**The Collaborative International Dictionary of English v.0.48:**

Plane \Plane\, a. [L. planus: cf. F. plan. See Plan, a.]
Without elevations or depressions; even; level; flat; lying
in, or constituting, a plane; as, a plane surface.
[1913 Webster]
Note: In science, this word (instead of plain) is almost
exclusively used to designate a flat or level surface.
[1913 Webster]
Plane angle, the angle included between two straight lines
in a plane.
Plane chart, Plane curve. See under Chart and Curve.
Plane figure, a figure all points of which lie in the same
plane. If bounded by straight lines it is a rectilinear
plane figure, if by curved lines it is a curvilinear plane
figure.
Plane geometry, that part of geometry which treats of the
relations and properties of plane figures.
Plane problem, a problem which can be solved geometrically
by the aid of the right line and circle only.
Plane sailing (Naut.), the method of computing a ship's
place and course on the supposition that the earth's
surface is a plane.
Plane scale (Naut.), a scale for the use of navigators, on
which are graduated chords, sines, tangents, secants,
rhumbs, geographical miles, etc.
Plane surveying, surveying in which the curvature of the
earth is disregarded; ordinary field and topographical
surveying of tracts of moderate extent.
Plane table, an instrument used for plotting the lines of a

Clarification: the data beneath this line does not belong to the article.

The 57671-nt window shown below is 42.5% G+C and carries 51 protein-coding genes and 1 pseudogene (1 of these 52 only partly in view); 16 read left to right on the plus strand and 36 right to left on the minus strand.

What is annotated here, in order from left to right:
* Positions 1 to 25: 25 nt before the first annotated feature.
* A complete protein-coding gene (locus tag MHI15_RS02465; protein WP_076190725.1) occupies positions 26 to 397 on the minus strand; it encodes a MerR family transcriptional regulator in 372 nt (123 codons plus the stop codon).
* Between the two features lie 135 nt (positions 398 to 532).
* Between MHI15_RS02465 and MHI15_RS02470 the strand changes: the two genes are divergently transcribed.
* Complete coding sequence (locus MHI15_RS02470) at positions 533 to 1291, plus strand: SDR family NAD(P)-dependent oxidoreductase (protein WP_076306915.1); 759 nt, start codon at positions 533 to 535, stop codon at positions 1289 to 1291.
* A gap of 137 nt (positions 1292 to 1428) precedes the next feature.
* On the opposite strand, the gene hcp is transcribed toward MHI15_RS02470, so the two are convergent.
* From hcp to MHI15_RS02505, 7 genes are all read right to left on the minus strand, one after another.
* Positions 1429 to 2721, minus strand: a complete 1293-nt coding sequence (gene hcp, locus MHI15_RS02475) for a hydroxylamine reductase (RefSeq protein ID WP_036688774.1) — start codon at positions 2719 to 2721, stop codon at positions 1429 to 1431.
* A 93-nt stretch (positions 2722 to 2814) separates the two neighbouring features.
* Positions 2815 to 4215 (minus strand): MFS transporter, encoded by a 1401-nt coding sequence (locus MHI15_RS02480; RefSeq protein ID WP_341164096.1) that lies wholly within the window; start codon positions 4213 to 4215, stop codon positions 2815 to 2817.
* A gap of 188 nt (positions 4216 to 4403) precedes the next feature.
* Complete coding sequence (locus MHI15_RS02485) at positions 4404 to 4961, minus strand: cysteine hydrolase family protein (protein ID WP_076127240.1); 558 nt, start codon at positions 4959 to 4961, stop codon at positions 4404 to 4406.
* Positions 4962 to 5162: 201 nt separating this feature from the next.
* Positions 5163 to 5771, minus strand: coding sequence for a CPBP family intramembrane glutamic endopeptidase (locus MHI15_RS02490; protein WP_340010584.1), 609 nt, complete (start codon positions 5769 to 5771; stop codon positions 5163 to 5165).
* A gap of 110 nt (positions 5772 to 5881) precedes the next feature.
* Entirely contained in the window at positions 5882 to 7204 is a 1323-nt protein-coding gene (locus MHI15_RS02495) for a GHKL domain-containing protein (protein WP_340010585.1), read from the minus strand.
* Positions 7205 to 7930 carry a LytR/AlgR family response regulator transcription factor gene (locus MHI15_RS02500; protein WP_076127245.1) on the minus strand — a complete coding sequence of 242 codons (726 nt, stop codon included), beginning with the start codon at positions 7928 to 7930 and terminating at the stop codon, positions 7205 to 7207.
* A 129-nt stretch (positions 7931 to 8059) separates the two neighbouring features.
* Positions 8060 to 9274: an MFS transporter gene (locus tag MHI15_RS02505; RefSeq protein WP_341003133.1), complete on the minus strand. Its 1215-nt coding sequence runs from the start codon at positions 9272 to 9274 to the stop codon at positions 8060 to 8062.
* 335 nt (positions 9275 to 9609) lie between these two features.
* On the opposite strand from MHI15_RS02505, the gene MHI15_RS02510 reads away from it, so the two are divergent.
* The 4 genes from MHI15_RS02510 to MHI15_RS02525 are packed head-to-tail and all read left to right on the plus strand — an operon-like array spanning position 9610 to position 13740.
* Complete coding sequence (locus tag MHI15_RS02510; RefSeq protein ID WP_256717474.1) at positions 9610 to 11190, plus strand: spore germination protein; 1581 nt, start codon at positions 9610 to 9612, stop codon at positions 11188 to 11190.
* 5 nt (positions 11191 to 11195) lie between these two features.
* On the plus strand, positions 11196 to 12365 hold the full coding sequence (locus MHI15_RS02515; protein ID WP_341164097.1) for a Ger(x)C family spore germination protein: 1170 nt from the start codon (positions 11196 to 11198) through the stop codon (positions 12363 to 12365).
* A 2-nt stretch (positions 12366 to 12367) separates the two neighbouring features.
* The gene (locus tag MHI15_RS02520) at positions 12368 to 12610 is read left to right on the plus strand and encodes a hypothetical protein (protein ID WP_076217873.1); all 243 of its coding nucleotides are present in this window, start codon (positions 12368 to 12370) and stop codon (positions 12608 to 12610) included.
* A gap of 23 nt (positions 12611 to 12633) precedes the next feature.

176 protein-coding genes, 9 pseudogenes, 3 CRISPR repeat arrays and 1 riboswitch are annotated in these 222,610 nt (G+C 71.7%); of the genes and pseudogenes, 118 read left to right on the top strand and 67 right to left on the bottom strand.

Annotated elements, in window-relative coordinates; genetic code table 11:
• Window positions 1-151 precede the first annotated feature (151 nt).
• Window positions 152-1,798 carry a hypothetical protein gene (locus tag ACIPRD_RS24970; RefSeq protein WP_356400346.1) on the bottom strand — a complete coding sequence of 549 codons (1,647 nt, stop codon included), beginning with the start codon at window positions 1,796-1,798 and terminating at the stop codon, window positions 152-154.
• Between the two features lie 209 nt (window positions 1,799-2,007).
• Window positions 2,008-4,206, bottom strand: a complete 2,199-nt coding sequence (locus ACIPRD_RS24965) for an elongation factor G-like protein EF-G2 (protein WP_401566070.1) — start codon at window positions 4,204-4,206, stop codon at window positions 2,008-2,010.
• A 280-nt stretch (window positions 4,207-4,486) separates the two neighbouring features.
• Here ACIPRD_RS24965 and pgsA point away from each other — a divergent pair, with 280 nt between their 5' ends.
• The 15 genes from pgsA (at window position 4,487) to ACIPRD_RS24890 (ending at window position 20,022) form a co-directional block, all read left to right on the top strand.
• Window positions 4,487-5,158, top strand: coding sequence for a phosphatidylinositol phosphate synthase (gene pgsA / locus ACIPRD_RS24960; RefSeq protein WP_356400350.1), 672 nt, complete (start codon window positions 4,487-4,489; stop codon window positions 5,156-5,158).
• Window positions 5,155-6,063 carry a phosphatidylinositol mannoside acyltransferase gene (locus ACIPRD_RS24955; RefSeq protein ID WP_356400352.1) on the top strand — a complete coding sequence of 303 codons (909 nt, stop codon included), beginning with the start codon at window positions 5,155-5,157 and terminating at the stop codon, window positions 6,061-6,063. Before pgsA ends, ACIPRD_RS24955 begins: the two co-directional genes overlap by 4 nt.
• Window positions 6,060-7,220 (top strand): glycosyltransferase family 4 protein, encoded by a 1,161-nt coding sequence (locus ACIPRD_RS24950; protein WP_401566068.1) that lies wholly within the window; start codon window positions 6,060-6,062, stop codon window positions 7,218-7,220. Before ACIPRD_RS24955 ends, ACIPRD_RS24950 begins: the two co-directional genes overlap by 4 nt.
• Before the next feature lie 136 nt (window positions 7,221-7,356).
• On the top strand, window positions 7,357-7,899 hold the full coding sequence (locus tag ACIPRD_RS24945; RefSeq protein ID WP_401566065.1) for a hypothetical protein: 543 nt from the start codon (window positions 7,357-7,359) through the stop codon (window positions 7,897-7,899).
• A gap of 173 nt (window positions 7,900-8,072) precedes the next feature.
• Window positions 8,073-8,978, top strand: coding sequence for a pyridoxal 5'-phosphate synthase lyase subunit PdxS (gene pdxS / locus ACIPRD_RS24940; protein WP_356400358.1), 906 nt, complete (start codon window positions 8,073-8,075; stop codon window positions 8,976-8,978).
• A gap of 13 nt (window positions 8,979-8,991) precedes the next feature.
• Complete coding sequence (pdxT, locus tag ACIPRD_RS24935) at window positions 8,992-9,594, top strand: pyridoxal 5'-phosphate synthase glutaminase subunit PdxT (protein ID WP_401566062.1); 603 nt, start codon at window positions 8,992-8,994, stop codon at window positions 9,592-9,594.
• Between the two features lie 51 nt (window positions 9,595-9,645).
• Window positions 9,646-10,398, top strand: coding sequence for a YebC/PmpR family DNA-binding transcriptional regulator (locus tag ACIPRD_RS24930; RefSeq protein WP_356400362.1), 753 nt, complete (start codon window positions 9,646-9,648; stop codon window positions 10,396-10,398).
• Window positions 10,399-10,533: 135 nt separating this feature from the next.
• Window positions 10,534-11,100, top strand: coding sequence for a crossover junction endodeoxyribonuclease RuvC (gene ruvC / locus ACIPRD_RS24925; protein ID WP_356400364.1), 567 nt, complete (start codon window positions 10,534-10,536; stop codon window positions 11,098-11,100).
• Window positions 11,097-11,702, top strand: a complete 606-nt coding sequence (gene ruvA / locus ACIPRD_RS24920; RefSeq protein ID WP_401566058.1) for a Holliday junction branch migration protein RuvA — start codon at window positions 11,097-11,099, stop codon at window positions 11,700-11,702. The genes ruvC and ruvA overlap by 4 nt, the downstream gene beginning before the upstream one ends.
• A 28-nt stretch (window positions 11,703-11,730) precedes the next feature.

survey on paper in the field.
Plane trigonometry, the branch of trigonometry in which its
principles are applied to plane triangles.
[1913 Webster]
**The Collaborative International Dictionary of English v.0.48:**

Surveying \Sur*vey"ing\, n.
That branch of applied mathematics which teaches the art of
determining the area of any portion of the earth's surface,
the length and directions of the bounding lines, the contour
of the surface, etc., with an accurate delineation of the
whole on paper; the act or occupation of making surveys.
[1913 Webster]
Geodetic surveying, geodesy.
Maritime surveying, or Nautical surveying, that branch of
surveying which determines the forms of coasts and
harbors, the entrances of rivers, with the position of
islands, rocks, and shoals, the depth of water, etc.
Plane surveying. See under Plane, a.
Topographical surveying, that branch of surveying which
involves the process of ascertaining and representing upon
a plane surface the contour, physical features, etc., of
any portion of the surface of the earth.
[1913 Webster]